The Writings of Carl Schurz/To Albert H. Walker, September 2d, 1884
TO ALBERT H. WALKER
New York, Sept. 2, 1884.
I can say only a few words in reply to your kind letter, as I am very much occupied, being on the point of leaving for a long Western trip.
1. The letters of June 29th and October 4th do actually belong together. They treat of the same subject. The letters of October 4th are only the upshot of Mr. Blaine's impatience at Caldwell's long hesitancy. He wanted to stir him up by putting before him a strong inducement for joining interests with him. This seems to me perfectly clear. No other explanation has, as far as I have heard, the least ground to stand upon.
2. As to Mr. Blaine's statements to the House, he wanted to make the House and the country believe that his having an interest in the Little Rock road was not improper, because the interests of the road did not in any way depend upon Congressional action, and, secondly, that he had not been in any sense favored by the Little Rock people in obtaining the bonds. Even if it could be made out that these statements were technically correct, they would still remain actually false. A man under such circumstances has no right to shield himself by mere technicalities. But his statements were technically as false as they were actually. The subsequent miscarriage of the speculation did not in the least degree change its character. His arrangement with Fisher was intended to be an extremely advantageous one to him. He actually did get the bonds without paying for them.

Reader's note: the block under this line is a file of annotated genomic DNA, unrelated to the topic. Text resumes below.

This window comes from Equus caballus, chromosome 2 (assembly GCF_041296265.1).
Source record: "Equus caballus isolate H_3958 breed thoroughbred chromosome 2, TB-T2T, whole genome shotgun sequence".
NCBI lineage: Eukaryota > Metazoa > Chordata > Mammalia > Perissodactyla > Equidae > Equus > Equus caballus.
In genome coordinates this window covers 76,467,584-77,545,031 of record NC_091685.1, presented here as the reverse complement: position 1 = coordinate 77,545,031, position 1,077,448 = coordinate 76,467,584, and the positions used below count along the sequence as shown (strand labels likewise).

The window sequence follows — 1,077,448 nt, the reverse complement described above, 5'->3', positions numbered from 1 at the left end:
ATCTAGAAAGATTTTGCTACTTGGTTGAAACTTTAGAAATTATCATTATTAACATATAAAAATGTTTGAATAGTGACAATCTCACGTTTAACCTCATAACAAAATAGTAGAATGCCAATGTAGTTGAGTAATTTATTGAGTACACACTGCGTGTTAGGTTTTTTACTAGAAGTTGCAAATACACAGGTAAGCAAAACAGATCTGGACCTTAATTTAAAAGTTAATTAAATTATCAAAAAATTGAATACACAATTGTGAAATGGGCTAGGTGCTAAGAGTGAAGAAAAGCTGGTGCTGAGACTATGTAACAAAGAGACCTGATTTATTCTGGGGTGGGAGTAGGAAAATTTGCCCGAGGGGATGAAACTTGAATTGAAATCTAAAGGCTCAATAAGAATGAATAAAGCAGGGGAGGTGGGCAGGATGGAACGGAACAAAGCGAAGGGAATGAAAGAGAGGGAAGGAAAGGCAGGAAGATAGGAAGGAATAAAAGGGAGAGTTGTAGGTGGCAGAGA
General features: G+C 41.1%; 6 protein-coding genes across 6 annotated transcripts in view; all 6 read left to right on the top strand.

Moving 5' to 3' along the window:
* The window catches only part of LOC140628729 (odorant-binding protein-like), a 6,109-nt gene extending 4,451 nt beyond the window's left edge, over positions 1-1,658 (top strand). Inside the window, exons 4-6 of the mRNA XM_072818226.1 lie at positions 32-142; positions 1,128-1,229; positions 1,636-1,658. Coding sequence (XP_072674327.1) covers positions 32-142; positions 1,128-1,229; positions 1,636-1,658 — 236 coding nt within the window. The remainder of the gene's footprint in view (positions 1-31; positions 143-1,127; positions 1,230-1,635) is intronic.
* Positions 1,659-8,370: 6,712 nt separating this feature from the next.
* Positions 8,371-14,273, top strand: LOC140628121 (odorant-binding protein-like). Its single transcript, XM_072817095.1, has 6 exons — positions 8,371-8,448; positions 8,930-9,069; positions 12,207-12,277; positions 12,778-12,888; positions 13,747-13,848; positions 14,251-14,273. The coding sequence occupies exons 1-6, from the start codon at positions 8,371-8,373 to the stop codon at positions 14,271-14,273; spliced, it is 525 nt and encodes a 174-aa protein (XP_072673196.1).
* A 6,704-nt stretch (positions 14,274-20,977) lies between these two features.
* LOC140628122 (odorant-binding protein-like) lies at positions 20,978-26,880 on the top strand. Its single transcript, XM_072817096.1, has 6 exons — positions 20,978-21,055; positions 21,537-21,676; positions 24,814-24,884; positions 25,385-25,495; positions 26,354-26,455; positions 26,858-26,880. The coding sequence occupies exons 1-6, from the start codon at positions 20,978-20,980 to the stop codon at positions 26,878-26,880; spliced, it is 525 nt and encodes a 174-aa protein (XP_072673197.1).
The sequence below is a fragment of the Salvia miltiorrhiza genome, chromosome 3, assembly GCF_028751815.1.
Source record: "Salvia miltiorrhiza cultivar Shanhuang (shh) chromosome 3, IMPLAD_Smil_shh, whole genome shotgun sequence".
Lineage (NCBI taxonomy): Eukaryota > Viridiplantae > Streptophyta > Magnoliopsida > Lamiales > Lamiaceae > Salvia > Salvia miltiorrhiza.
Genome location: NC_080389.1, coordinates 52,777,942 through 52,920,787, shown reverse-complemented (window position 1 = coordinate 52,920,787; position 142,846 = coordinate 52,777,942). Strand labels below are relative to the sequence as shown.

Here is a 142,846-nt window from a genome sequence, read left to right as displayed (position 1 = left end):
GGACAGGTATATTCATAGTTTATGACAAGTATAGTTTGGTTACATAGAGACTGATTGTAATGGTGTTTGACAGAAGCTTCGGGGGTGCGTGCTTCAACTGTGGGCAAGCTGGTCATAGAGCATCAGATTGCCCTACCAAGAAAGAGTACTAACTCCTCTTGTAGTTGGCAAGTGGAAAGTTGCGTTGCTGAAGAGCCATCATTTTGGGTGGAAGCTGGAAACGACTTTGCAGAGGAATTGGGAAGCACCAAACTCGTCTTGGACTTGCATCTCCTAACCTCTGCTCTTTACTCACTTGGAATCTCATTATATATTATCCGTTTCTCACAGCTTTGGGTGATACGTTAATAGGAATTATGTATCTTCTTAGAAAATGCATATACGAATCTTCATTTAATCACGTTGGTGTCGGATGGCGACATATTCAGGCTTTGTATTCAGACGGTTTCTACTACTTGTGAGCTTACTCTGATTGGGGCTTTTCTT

3. As to Mr. Blaine's conduct before the Investigating Committee, his protests against any inquiry into his “private business,” being the business transactions of the Speaker of the House with land-grant railroads—etc., etc., that is largely a question as to what standard we apply to such things. In my opinion no man of a high sense of official honor will for a moment think of conducting himself as Mr. Blaine did.
Pardon these hasty, offhand remarks.